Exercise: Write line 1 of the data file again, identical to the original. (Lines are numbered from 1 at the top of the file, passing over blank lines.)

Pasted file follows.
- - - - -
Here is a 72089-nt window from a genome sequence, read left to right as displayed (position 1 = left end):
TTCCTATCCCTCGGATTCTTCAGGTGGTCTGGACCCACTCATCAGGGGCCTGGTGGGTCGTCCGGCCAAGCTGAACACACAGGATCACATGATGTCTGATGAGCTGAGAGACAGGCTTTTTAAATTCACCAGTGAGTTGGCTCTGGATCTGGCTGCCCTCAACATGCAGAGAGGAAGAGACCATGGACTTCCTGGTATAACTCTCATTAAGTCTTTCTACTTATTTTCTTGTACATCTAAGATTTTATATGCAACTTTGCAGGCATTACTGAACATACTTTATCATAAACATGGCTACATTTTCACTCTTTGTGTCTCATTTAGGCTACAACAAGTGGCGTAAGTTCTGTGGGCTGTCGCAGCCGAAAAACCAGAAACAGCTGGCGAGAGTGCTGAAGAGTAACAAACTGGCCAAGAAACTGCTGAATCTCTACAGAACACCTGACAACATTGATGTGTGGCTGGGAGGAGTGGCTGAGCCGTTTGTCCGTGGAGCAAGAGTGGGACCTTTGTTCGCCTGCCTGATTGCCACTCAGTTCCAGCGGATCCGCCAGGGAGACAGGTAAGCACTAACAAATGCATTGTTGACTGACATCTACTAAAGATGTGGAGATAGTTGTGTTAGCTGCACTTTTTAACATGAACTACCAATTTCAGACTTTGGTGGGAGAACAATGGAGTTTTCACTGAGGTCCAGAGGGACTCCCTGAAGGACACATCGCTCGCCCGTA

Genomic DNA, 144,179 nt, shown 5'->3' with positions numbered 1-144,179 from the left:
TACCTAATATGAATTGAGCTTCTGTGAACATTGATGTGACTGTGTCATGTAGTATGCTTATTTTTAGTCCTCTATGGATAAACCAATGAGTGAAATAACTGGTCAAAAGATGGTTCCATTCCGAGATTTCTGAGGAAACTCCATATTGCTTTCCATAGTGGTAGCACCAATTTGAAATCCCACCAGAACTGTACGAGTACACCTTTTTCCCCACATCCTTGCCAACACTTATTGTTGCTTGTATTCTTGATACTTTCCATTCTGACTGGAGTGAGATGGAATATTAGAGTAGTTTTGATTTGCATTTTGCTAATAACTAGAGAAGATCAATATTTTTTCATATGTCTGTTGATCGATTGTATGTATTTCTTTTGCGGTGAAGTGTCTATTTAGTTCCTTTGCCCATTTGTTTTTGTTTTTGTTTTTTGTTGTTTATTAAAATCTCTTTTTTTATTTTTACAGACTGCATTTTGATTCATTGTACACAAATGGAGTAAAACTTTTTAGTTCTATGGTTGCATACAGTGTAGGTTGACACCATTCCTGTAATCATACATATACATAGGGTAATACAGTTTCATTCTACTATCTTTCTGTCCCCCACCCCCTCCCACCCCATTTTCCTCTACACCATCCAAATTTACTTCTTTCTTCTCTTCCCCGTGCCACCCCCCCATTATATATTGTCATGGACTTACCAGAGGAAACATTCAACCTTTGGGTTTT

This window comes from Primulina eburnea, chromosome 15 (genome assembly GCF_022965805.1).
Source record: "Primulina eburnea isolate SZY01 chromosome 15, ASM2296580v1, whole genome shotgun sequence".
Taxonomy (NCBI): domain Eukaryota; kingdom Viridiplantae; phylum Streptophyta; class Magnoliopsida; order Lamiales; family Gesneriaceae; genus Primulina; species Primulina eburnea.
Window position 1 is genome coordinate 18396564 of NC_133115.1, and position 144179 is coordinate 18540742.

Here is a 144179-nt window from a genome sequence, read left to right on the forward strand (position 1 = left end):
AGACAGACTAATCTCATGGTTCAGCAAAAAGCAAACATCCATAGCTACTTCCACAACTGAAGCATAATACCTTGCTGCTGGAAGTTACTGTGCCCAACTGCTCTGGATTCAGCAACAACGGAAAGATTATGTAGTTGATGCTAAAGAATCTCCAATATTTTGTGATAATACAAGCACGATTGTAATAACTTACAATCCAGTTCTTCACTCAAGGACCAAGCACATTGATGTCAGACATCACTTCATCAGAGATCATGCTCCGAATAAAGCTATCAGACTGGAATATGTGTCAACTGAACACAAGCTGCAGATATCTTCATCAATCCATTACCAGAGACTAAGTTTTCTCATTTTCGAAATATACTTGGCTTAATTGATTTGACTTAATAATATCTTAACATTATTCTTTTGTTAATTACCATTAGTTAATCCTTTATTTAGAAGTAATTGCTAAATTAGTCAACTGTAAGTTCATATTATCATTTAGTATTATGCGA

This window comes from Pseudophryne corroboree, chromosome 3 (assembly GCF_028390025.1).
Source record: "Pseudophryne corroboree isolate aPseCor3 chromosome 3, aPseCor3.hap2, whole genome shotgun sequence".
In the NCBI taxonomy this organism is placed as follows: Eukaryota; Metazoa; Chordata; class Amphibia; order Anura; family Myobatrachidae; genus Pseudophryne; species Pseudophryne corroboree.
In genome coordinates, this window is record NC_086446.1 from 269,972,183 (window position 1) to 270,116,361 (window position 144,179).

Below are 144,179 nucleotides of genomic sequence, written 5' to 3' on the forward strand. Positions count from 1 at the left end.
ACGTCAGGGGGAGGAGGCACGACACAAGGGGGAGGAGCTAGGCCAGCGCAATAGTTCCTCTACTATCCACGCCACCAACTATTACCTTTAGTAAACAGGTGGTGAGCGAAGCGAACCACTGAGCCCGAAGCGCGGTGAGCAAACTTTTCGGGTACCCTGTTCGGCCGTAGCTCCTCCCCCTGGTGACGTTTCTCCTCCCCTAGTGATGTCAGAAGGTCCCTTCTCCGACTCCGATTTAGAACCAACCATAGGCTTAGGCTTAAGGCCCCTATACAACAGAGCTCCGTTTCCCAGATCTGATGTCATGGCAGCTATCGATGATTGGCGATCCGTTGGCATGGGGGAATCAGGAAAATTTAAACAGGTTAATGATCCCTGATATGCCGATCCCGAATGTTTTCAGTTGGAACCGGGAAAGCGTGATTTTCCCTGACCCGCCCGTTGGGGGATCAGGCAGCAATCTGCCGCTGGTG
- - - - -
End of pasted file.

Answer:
Here is a 72089-nt window from a genome sequence, read left to right as displayed (position 1 = left end):